One of the first things we were asked was can we still take appointments where we have not met the directors in person? We think the answer is yes – but there are a couple of things to note. Firstly, you need to be aware of the AML risk since you are not meeting the directors in person. Adjust your AML policies and procedures accordingly and record this new channel and the risks it poses, if this is a new process for your business. If you are using an online verification tool, the risk is lessened, but make sure that you keep identification under review and check that you are not inadvertently enabling money laundering, the burial of some dubious pre-insolvency activity or giving advice without fully understanding the problems facing the business. Secondly, only if you or your agent must, and it is safe to do so having taken the necessary precautions in line with government advice, visit the premises, and make sure that they are subject to appropriate security measures, in line with your insurer’s requirements.

Advice to directors

The wrongful trading provisions may have been suspended for a period of three months as an eye-catching policy response to the difficulties of running a company in these unprecedented times, but directors are not completely off the hook. Misfeasance provisions in terms of section 212 remain firmly in place, and nothing alters your responsibility to quantify the director’s loan account, examine inter-company or related party transactions or transactions at undervalue or in preference. Your advice to directors at this time needs to reflect that. Unfit conduct is not going to go away, and you need to remind them your obligation to review and investigate will continue. We have a new checklist Investigations and CDDA and two supporting online sessions: Pre-appointment advice to directors and SIP2 and Investigations, which you can purchase separately or as a package with a discount.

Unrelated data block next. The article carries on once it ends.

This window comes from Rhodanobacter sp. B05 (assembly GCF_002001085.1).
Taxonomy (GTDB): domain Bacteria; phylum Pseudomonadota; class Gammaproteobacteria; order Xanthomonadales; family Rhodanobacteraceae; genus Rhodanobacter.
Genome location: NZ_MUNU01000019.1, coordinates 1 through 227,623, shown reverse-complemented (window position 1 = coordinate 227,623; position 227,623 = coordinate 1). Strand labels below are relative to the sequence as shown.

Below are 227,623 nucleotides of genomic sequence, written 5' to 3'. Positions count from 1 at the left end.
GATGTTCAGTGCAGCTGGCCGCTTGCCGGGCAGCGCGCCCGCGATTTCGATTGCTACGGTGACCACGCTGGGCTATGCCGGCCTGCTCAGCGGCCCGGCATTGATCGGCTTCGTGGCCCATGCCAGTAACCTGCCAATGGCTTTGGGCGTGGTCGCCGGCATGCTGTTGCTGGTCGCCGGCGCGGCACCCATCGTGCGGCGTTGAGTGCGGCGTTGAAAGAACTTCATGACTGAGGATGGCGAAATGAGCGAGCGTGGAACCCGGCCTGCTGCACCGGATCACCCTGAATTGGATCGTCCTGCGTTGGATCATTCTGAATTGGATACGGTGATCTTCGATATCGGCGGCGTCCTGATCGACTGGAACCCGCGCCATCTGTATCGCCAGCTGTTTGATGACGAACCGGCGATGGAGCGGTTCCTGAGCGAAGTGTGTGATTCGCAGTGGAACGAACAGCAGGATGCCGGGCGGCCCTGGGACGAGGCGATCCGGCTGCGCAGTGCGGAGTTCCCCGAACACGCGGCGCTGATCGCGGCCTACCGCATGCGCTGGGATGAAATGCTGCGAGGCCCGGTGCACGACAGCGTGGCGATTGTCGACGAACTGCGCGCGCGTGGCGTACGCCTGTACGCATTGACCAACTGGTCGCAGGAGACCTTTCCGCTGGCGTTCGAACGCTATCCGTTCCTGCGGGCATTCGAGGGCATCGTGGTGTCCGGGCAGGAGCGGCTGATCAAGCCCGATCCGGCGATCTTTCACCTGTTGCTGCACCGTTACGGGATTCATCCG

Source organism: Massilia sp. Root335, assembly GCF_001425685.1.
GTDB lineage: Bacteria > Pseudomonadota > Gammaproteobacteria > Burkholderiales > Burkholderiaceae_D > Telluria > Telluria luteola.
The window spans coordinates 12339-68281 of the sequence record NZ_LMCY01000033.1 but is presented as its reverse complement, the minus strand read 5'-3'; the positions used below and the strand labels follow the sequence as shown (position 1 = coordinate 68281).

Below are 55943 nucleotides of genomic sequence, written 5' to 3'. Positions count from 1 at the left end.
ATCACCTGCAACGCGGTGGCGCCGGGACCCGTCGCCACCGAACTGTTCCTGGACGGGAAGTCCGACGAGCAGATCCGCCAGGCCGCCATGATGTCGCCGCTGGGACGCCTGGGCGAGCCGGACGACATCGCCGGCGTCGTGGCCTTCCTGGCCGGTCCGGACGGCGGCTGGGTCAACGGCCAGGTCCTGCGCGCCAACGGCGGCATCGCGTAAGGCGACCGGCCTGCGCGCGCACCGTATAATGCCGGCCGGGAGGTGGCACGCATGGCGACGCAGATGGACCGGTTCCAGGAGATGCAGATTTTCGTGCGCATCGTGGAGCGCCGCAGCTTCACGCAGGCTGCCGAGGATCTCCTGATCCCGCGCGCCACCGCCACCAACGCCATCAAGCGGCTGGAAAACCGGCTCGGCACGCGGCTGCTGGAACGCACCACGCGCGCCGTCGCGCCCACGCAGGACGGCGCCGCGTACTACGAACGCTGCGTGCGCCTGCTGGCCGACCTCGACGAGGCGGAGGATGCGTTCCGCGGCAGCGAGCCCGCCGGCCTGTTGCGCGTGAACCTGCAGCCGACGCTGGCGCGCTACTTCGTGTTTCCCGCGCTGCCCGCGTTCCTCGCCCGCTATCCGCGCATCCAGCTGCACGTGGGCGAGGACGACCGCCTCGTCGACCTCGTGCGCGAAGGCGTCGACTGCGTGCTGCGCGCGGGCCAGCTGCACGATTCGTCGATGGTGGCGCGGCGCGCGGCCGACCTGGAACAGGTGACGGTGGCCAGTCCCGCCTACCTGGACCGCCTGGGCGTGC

Moratorium and other rescue provisions

At the time of writing, we have yet to see a draft of the UK government’s moratorium and rescue proposals although we expect them to build on the BEIS response to the Insolvency and Corporate Governance consultation. That contains proposals for a new moratorium to assist business rescue, the prohibition of termination clauses on the grounds of insolvency and a new restructuring process that will allow cross cram-down onto secured and/or unsecured creditors. As always, the devil will be in the detail, and the speed at which it is likely to be introduced. In the meantime the profession, supported by the courts, finds faster, inventive approaches to retail and high street casualties with a ‘light touch’ administration appointment in Debenhams.

Reputational risk